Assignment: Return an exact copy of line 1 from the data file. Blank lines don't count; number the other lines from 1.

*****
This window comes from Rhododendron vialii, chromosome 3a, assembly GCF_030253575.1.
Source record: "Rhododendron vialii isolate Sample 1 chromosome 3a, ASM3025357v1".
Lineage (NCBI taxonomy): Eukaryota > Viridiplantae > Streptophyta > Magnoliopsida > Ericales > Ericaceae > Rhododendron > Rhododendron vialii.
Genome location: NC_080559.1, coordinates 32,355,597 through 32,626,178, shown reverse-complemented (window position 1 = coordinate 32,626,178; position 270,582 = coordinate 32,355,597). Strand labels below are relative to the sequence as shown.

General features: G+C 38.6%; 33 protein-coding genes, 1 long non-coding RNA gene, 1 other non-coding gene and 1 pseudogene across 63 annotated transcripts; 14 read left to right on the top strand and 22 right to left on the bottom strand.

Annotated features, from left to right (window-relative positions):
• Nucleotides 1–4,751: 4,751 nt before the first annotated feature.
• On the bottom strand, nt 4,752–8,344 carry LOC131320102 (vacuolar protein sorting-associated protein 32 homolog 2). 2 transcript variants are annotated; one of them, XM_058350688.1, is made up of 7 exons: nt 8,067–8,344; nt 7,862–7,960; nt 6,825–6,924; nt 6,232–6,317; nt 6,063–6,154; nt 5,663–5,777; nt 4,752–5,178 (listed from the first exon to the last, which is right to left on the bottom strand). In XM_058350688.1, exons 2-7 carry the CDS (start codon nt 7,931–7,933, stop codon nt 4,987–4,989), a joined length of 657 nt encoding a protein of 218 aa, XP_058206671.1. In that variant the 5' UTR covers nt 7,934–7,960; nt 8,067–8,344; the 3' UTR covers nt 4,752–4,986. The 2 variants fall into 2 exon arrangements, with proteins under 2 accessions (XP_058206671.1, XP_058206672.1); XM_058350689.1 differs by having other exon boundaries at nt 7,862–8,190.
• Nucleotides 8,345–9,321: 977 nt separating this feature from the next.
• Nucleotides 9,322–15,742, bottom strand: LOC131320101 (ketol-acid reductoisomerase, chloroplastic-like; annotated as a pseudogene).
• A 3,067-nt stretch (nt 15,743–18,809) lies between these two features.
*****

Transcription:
This window comes from Rhododendron vialii, chromosome 3a, assembly GCF_030253575.1.